Goodbye Bogeyman, Hello Superman!
Security and alarm systems have long had a bad rap as a negative or grudge buy. Although this has eased a bit through the years it remains a thorn in the side of our industry — undermining sales efforts and market penetration. This is especially cogent during times of economic strife. Let’s look at how security got lumped into necessary-but-evil expenditures like dentists and accountants, how technology is changing the dynamic, and something you can do today to help thwart this mentality.
Historically, alarm systems were something people loathed to spend money as they didn’t perceive an immediate return (fiscally or emotionally). Further, these systems conjured thoughts of unpleasant threats against loved ones, livelihoods or possessions. Security was also something you did not talk about for fear of compromising your protection — making it akin to a deep, dark secret.
Typically, especially in the case of homeowners and small business operators, security systems were purchased by those who had already been victimized, had reason to believe they were in serious jeopardy of being targeted or for insurance purposes (premium discounts). It did not help that for many years the alarm industry’s chief marketing ploy was scare tactics with imagery depicting perilous situations and reinforced the negative associations.
Those marketers unwittingly forged a connection in the public’s psyche that made the alarm industry one with the bogeyman. Compounding the situation was a long line of newspaper and broadcast news reports of problematic systems that either sounded continuously or failed to work as promised, and unscrupulous dealers (often supported by under-supervised dealer programs) that used shady sales practices or were derelict in their duties.
Unfortunately and despite those charlatans being in the minority of what was mostly an extremely conscientious and legitimate community, the industry proved too fragmented to put forth a unified front and squelch the ripple effects generated by unfavorable press. To top it all off, false alarms and police dispatches — particularly those propagated by apathetic and unresponsive dealers — allowed ill will to fester among law enforcement and induced more damaging media coverage.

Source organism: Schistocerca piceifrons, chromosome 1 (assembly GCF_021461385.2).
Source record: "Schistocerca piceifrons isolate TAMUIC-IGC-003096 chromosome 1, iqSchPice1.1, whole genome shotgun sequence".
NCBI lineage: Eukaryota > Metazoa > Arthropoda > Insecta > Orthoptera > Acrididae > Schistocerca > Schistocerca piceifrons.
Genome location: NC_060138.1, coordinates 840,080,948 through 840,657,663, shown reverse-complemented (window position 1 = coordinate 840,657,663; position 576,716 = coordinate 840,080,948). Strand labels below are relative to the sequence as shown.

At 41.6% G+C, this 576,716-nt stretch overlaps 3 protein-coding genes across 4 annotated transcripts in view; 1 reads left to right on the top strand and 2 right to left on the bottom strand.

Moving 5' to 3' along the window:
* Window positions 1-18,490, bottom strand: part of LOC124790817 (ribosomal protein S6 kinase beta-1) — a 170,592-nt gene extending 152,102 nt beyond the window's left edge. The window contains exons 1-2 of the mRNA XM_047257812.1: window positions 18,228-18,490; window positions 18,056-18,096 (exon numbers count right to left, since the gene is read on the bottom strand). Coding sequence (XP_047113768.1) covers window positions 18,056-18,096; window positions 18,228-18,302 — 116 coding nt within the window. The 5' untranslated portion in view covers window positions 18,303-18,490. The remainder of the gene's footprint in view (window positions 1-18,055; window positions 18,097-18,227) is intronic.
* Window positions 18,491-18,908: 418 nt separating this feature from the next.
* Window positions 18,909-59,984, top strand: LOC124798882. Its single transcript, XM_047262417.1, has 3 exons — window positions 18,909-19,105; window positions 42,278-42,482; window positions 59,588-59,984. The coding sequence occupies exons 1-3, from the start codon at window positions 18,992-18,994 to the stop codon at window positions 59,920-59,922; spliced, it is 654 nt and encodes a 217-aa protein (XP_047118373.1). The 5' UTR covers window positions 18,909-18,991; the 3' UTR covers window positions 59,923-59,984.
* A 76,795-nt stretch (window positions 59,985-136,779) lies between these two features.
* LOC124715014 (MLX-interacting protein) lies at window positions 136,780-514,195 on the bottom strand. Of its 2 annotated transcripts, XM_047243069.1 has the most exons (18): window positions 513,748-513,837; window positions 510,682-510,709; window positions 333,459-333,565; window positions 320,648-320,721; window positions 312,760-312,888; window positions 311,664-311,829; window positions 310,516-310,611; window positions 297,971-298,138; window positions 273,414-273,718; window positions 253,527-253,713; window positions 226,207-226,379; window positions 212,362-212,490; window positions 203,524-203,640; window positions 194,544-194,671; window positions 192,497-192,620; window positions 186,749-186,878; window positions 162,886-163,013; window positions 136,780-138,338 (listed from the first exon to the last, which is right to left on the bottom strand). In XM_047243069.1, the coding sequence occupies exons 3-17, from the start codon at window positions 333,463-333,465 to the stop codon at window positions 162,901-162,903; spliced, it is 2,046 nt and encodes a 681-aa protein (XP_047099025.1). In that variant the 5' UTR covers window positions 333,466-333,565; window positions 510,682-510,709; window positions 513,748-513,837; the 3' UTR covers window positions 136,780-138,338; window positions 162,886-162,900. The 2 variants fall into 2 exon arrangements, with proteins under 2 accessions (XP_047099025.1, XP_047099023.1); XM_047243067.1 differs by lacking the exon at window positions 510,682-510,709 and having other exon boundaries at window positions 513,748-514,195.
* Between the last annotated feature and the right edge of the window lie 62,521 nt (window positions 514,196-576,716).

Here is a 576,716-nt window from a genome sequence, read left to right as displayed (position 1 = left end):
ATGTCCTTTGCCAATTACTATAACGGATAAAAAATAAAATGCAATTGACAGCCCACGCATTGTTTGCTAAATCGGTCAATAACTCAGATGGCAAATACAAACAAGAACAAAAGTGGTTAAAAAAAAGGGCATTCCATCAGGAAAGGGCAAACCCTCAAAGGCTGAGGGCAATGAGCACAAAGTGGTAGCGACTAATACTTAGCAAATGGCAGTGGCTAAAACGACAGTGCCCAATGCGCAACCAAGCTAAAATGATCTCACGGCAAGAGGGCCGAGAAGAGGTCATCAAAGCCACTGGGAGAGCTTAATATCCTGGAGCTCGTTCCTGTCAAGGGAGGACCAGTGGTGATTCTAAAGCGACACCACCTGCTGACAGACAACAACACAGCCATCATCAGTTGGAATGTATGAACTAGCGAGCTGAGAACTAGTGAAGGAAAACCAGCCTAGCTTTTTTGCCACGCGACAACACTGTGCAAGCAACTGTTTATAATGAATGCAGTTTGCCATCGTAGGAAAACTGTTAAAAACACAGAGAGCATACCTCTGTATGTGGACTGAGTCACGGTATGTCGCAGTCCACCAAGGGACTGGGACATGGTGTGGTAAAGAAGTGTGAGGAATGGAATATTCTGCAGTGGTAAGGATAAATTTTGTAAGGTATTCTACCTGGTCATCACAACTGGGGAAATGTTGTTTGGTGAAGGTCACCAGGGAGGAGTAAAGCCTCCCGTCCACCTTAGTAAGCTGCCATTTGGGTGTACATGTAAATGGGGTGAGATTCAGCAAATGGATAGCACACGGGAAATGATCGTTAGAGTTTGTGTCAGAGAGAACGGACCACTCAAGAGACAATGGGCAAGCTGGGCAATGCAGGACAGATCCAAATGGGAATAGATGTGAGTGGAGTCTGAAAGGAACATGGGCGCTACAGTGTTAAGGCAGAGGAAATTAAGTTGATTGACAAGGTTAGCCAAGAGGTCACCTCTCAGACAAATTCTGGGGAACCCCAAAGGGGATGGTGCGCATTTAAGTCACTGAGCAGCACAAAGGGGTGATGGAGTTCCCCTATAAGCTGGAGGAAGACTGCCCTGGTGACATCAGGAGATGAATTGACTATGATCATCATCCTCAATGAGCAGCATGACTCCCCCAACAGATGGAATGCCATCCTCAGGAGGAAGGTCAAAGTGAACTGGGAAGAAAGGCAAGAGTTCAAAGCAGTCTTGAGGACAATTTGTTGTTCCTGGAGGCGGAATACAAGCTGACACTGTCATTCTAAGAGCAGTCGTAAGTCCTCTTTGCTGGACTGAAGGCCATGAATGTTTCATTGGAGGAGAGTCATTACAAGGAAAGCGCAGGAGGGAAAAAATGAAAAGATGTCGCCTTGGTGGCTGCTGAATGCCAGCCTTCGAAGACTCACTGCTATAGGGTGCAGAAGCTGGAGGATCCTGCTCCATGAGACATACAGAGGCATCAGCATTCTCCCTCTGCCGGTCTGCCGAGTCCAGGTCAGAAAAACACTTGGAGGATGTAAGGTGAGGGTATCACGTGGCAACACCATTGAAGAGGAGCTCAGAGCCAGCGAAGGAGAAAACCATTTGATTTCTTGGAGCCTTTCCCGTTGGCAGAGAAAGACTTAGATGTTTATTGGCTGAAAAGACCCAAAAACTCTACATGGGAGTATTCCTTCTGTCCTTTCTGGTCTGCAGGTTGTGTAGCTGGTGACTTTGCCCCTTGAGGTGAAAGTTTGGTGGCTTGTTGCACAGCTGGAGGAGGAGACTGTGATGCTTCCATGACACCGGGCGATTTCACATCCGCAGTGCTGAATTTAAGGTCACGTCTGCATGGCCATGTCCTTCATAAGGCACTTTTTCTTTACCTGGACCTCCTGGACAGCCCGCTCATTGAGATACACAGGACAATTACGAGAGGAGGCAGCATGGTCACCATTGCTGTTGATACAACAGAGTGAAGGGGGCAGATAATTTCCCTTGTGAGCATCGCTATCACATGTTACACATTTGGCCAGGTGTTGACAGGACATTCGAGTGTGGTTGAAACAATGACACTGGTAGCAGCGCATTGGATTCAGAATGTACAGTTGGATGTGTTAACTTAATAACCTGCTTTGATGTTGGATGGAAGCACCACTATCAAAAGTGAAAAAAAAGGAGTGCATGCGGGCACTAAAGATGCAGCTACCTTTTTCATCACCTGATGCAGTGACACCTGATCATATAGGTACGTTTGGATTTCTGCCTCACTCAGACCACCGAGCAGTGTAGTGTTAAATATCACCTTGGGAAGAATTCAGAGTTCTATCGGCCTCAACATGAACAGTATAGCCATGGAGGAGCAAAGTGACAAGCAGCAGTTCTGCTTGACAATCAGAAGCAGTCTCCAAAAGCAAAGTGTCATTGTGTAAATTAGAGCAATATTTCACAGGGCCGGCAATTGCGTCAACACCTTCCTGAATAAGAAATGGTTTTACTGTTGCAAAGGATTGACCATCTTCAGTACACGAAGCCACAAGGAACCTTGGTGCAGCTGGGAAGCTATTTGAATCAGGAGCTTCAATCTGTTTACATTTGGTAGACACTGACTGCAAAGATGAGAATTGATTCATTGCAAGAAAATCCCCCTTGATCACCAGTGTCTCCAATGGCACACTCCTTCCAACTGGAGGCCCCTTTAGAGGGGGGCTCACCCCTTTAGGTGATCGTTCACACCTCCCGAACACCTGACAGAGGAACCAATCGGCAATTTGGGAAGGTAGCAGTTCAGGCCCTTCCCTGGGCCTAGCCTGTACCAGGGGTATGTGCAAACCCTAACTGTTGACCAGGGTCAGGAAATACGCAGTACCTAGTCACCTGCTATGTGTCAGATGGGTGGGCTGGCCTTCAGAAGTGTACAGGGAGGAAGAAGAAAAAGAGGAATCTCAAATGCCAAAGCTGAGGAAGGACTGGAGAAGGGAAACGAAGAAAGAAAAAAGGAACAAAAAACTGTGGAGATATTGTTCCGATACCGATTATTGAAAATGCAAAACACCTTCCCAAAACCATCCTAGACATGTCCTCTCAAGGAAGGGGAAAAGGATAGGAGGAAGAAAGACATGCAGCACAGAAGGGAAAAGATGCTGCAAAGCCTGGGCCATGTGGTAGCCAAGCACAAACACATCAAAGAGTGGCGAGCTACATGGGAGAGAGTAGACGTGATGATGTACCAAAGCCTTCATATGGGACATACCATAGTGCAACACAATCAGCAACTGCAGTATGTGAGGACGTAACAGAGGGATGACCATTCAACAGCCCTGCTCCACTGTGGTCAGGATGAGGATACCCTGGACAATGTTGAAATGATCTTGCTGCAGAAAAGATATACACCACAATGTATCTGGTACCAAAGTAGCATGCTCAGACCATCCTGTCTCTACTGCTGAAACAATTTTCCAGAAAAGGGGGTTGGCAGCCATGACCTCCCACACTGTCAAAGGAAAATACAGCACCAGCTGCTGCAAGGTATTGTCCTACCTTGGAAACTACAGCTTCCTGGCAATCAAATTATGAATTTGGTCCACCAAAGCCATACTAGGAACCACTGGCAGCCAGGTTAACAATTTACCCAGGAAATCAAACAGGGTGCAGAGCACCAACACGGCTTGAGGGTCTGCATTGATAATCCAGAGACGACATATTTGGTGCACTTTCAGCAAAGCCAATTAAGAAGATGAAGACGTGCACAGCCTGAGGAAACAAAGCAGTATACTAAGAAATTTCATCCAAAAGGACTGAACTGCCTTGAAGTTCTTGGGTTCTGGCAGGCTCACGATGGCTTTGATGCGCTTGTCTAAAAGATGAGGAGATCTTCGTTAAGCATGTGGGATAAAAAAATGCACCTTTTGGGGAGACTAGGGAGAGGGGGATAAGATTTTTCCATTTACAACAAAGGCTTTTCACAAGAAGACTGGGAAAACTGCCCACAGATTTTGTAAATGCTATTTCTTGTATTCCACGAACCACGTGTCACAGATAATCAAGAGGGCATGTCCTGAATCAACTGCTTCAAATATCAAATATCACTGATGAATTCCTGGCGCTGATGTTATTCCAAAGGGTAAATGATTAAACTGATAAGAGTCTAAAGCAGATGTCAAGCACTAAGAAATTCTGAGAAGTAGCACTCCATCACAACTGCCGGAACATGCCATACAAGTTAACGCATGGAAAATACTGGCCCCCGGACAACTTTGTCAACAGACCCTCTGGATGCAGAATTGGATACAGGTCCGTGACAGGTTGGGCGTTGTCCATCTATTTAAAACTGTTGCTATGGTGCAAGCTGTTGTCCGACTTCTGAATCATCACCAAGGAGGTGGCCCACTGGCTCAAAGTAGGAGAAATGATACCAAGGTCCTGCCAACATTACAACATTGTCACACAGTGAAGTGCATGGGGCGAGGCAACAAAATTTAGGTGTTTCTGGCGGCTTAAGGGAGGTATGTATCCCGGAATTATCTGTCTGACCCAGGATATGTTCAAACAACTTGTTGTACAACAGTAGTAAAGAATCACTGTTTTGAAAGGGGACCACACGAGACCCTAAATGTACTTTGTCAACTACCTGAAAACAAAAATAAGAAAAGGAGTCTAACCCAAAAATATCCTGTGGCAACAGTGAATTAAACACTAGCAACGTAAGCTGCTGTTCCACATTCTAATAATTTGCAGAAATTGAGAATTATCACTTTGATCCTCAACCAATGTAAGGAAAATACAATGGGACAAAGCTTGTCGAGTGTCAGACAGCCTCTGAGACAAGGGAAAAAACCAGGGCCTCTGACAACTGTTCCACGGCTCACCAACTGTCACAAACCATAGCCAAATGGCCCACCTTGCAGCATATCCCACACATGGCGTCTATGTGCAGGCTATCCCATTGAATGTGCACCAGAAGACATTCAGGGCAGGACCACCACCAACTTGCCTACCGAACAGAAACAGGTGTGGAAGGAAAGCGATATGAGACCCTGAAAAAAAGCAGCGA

Fast-forward to present day where ad campaigns stress well-being as opposed to imminent danger; dealer programs are more exacting; there are more communication channels, stronger trade associations and greater outreach to push positive messages to the masses; and a there is a coordinated effort among manufacturers, dealers and dedicated organizations to cut false alarms and improve police relations.
We are on the right track but much work remains to be done. We have to stay vigilant as the propagation of surveillance cameras has opened up the floodgates with reports of systems not recording, being defeated, capturing poor images, etc. The development of standards and profound technologies like analytics is helping and must be pursued to their full measure.
Speaking to the transformative power of technology, we have embarked on a trend that may forever erase security’s negative connotation: convergence. To meet end-user needs and justify costs, security manufacturers and integrators are positioning their products and services as components that mesh with and enhance residential and commercial enterprises. Yes, this premise has been bandied about in the past, but greater collaboration and cohesion between end user and integrator supported by new technology is finally supplanting supposition with reality. We have officially entered the next generation, or “Convergence 2.0”.
This is changing the 30,000-foot view of security, but there is something more basic and immediate I urge you do to ingratiate yourself with your customers. Call and/or mail each of them to make sure they’re satisfied with their system/service, remind them your company is there for them, and give them some type of discount offer/coupon. In these tough times, this has never been more essential.
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